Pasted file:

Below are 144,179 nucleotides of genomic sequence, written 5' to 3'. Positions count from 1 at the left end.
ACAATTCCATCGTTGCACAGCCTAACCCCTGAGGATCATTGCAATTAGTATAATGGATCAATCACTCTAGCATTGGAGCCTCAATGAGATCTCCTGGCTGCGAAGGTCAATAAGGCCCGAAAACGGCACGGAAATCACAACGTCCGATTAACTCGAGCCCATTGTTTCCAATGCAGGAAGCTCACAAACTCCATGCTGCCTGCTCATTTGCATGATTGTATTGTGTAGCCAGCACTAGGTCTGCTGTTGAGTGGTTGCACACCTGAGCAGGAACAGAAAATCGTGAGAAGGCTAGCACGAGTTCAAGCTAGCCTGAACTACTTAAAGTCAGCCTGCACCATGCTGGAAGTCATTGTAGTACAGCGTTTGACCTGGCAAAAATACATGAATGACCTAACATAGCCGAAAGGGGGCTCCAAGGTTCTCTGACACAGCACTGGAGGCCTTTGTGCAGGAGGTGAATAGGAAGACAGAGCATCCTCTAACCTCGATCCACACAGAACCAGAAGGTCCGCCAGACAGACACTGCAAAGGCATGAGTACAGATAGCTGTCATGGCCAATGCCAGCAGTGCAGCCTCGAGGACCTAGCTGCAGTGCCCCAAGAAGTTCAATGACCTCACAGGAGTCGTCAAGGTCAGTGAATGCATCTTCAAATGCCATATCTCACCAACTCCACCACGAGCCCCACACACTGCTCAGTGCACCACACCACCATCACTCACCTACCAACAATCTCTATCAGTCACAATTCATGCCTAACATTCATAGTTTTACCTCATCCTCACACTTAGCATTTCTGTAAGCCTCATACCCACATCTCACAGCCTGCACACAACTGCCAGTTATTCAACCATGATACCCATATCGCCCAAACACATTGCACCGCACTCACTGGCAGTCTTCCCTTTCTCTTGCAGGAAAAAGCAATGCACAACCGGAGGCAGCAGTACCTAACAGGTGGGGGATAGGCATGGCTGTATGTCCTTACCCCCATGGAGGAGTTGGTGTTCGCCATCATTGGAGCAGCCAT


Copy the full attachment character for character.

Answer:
Below are 144,179 nucleotides of genomic sequence, written 5' to 3'. Positions count from 1 at the left end.
ACAATTCCATCGTTGCACAGCCTAACCCCTGAGGATCATTGCAATTAGTATAATGGATCAATCACTCTAGCATTGGAGCCTCAATGAGATCTCCTGGCTGCGAAGGTCAATAAGGCCCGAAAACGGCACGGAAATCACAACGTCCGATTAACTCGAGCCCATTGTTTCCAATGCAGGAAGCTCACAAACTCCATGCTGCCTGCTCATTTGCATGATTGTATTGTGTAGCCAGCACTAGGTCTGCTGTTGAGTGGTTGCACACCTGAGCAGGAACAGAAAATCGTGAGAAGGCTAGCACGAGTTCAAGCTAGCCTGAACTACTTAAAGTCAGCCTGCACCATGCTGGAAGTCATTGTAGTACAGCGTTTGACCTGGCAAAAATACATGAATGACCTAACATAGCCGAAAGGGGGCTCCAAGGTTCTCTGACACAGCACTGGAGGCCTTTGTGCAGGAGGTGAATAGGAAGACAGAGCATCCTCTAACCTCGATCCACACAGAACCAGAAGGTCCGCCAGACAGACACTGCAAAGGCATGAGTACAGATAGCTGTCATGGCCAATGCCAGCAGTGCAGCCTCGAGGACCTAGCTGCAGTGCCCCAAGAAGTTCAATGACCTCACAGGAGTCGTCAAGGTCAGTGAATGCATCTTCAAATGCCATATCTCACCAACTCCACCACGAGCCCCACACACTGCTCAGTGCACCACACCACCATCACTCACCTACCAACAATCTCTATCAGTCACAATTCATGCCTAACATTCATAGTTTTACCTCATCCTCACACTTAGCATTTCTGTAAGCCTCATACCCACATCTCACAGCCTGCACACAACTGCCAGTTATTCAACCATGATACCCATATCGCCCAAACACATTGCACCGCACTCACTGGCAGTCTTCCCTTTCTCTTGCAGGAAAAAGCAATGCACAACCGGAGGCAGCAGTACCTAACAGGTGGGGGATAGGCATGGCTGTATGTCCTTACCCCCATGGAGGAGTTGGTGTTCGCCATCATTGGAGCAGCCAT